Senate clears judicial nominee on 91-2 vote

The Senate voted 91-2 Monday to confirm the nomination of Jeff Meyer to be U.S. district judge for Connecticut.

Republicans forced a cloture vote and the use of all of the debate time to protest Democrats’ use of the “nuclear option” last year.

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Democrats unilaterally changed Senate filibuster rules so that a simple-majority can advance most judicial and executive branch nominees. Prior to the rule change, 60 votes were needed.

Republicans have argued that the use of the nuclear option has negatively changed the Senate forever by limiting the minority party’s rights. But Democrats argued it was necessary to overcome Republican obstruction of qualified nominees.

"[Republicans] are deliberately obstructing and placing roadblocks so that each and every confirmation takes as long as humanly possible," Senate Judiciary Committee Chairman Patrick Leahy (D-Vt.) said. "Republicans may see this as retribution for the rules change that occurred last year, but their steadfast obstruction only hurts the American people."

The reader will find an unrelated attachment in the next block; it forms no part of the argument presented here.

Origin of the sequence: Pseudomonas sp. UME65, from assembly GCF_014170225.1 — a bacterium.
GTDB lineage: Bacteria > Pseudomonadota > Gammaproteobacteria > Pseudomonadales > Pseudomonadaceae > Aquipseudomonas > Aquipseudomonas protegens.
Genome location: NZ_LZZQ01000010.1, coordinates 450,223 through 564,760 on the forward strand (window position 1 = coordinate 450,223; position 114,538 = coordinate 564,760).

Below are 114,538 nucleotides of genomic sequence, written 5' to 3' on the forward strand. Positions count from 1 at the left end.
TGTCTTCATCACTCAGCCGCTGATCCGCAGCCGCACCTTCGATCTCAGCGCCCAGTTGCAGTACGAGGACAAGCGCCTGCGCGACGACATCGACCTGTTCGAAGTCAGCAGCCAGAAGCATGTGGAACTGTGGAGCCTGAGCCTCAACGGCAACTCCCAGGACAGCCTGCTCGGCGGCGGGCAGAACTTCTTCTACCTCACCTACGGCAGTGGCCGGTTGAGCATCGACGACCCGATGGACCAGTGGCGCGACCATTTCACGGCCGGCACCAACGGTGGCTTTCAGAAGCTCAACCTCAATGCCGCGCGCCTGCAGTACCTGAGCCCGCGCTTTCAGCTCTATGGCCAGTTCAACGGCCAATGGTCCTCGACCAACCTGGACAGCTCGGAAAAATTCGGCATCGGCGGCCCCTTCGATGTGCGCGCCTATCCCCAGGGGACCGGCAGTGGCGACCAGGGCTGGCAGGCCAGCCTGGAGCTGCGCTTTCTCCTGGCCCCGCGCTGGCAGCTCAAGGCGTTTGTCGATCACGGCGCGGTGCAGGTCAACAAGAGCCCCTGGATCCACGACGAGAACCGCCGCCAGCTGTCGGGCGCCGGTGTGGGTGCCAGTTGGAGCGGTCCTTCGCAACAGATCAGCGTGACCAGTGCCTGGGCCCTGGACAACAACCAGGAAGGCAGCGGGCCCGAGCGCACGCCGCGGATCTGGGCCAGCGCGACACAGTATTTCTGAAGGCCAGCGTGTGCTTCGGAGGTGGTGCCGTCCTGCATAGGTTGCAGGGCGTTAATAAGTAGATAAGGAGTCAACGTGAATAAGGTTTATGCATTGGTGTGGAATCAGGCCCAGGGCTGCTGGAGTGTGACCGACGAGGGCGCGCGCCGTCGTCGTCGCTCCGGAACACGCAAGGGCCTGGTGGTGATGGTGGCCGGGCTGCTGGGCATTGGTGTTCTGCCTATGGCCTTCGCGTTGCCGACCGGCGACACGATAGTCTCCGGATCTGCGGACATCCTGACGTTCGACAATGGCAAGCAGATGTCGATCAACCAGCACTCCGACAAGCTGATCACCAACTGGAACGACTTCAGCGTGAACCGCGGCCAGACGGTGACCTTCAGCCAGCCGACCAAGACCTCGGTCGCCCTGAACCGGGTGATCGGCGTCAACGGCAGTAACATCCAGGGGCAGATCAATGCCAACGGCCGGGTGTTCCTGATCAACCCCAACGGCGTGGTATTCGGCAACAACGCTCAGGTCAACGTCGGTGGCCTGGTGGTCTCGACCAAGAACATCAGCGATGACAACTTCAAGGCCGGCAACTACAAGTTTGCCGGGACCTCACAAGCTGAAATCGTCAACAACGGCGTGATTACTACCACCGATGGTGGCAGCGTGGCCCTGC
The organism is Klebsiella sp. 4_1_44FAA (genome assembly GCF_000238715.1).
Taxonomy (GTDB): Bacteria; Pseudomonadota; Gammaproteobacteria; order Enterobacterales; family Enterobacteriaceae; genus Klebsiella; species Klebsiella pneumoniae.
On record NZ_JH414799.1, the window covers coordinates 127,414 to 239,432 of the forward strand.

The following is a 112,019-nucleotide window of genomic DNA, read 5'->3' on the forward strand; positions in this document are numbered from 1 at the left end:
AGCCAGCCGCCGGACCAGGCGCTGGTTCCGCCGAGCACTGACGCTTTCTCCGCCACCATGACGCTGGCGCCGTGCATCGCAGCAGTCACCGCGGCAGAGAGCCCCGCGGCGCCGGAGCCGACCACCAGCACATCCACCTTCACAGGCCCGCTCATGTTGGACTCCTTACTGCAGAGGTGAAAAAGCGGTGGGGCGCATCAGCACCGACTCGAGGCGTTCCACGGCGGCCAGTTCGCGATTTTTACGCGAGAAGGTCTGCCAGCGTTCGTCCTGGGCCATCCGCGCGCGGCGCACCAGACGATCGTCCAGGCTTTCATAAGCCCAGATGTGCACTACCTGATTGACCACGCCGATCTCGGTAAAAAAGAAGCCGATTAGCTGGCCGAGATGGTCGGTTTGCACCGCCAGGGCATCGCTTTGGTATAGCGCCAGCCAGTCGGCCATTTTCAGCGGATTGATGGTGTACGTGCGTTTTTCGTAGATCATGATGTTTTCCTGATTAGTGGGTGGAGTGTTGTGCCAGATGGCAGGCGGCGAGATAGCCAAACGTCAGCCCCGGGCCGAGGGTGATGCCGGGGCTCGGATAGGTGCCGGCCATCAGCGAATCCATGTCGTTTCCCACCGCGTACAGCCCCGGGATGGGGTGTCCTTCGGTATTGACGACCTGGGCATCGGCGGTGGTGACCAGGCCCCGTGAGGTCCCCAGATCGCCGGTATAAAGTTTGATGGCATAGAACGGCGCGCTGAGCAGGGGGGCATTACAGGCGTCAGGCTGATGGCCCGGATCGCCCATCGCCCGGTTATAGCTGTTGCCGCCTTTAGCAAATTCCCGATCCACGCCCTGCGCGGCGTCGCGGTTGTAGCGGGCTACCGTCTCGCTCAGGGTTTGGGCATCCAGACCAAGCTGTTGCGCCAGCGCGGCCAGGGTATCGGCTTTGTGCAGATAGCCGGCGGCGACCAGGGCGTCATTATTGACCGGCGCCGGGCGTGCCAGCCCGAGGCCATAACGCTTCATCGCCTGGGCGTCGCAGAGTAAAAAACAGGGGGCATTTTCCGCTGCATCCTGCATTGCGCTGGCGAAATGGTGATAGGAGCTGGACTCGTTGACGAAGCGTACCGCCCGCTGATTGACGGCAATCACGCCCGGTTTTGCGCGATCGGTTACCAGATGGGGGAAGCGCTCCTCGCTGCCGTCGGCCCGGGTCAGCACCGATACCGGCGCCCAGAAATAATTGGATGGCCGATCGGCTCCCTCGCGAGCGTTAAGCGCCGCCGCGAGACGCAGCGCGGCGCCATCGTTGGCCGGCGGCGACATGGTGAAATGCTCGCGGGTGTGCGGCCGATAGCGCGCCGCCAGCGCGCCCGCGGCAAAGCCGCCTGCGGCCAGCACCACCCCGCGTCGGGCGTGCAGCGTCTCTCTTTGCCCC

Earlier Monday, the Senate voted 55-37 to end debate on Meyer’s nomination.

Sen. Richard Blumenthal (D-Conn.) said Meyer has “extraordinary” character and qualifications to serve as a district judge.

“He is truly a lawyer’s lawyer,” Blumenthal said ahead of the vote. “And he will be a judge’s judge. … I know he has the human quality of compassion and insight that is really necessary to make judgments of credibility.”

Senate Majority Leader Harry Reid (D-Nev.) has set up confirmation votes on three other judicial nominees for later this week.

Before the Senate adjourned Monday evening, it also voted 58-34 to end debate on the nomination of James Moody, Jr., to be a U.S. District Judge for the Eastern District of Arkansas. He is expected to be confirmed Tuesday.

Once work is complete on the nominations, the Senate will begin considering an omnibus veterans bill.

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